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Open Access Highly Accessed Research article

Decoding complex biological networks - tracing essential and modulatory parameters in complex and simplified models of the cell cycle

Olivia Eriksson13*, Tom Andersson1, Yishao Zhou2 and Jesper Tegnér3*

Author Affiliations

1 Division of Mathematical Statistics, Department of Mathematics, Stockholm University, SE-106 91 Stockholm, Sweden

2 Division of Mathematics, Department of Mathematics, Stockholm University, SE-106 91 Stockholm, Sweden

3 Unit for Computational Medicine, Department of Medicine, Center for Molecular Medicine, Karolinska Institutet, Karolinska University Hospital, Solna, SE-171 76 Stockholm, Sweden

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BMC Systems Biology 2011, 5:123  doi:10.1186/1752-0509-5-123

Published: 7 August 2011



One of the most well described cellular processes is the cell cycle, governing cell division. Mathematical models of this gene-protein network are therefore a good test case for assessing to what extent we can dissect the relationship between model parameters and system dynamics. Here we combine two strategies to enable an exploration of parameter space in relation to model output. A simplified, piecewise linear approximation of the original model is combined with a sensitivity analysis of the same system, to obtain and validate analytical expressions describing the dynamical role of different model parameters.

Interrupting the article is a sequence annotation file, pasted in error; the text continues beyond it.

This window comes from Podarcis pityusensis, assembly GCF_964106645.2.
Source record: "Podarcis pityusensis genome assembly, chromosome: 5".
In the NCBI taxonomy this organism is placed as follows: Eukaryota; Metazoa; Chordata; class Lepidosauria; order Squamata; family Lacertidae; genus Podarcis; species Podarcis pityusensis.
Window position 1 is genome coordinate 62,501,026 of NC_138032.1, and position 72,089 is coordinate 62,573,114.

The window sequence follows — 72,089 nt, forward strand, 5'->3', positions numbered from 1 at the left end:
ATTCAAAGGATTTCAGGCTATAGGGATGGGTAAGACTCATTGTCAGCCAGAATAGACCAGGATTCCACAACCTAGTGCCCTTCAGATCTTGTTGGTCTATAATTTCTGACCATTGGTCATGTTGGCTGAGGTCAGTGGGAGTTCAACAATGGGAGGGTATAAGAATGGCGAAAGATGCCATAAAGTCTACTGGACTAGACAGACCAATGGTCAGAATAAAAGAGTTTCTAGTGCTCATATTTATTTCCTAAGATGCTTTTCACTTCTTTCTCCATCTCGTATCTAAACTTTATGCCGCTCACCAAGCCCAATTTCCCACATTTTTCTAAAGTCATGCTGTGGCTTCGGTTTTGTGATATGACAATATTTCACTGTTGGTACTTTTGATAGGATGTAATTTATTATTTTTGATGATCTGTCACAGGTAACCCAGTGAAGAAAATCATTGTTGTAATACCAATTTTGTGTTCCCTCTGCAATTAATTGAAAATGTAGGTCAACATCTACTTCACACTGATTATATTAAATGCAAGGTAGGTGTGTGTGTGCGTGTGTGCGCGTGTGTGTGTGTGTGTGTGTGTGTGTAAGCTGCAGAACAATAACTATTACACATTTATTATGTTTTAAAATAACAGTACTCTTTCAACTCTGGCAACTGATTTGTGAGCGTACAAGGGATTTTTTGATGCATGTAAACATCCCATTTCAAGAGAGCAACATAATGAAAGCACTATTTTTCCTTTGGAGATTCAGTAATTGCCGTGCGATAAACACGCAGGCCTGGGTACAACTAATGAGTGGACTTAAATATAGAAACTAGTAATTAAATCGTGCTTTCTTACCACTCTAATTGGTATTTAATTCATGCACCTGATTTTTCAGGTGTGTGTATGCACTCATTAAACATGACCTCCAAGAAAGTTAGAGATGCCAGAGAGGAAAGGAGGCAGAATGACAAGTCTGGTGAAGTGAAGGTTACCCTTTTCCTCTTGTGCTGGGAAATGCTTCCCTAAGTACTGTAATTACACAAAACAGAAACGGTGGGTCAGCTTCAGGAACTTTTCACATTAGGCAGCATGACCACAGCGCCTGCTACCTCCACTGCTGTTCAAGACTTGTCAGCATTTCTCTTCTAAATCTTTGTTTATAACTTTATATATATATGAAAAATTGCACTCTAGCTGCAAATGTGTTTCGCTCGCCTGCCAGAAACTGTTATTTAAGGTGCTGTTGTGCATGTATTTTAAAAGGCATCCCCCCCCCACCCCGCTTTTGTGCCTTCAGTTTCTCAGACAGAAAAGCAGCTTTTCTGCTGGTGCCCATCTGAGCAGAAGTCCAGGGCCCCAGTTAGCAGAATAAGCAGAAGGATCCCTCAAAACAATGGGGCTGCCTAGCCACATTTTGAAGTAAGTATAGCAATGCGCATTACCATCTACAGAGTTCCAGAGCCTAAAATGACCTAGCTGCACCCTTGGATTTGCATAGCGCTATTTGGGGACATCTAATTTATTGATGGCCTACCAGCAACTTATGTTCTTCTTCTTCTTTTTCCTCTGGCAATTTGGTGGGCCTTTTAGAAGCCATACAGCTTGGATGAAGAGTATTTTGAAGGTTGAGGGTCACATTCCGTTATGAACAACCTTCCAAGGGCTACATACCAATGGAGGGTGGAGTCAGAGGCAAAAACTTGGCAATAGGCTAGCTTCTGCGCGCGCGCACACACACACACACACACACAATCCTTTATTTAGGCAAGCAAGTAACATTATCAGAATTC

We considered two different output responses to parameter perturbations. One was qualitative and described whether the system was still working, i.e. whether there were oscillations. We call parameters that correspond to such qualitative change in system response essential. The other response pattern was quantitative and measured changes in cell size, corresponding to perturbations of modulatory parameters. Analytical predictions from the simplified model concerning the impact of different parameters were compared to a sensitivity analysis of the original model, thus evaluating the predictions from the simplified model. The comparison showed that the predictions on essential and modulatory parameters were satisfactory for small perturbations, but more discrepancies were seen for larger perturbations. Furthermore, for this particular cell cycle model, we found that most parameters were either essential or modulatory. Essential parameters required large perturbations for identification, whereas modulatory parameters were more easily identified with small perturbations. Finally, we used the simplified model to make predictions on critical combinations of parameter perturbations.


The parameter characterizations of the simplified model are in large consistent with the original model and the simplified model can give predictions on critical combinations of parameter perturbations. We believe that the distinction between essential and modulatory perturbation responses will be of use for sensitivity analysis, and in discussions of robustness and during the model simplification process.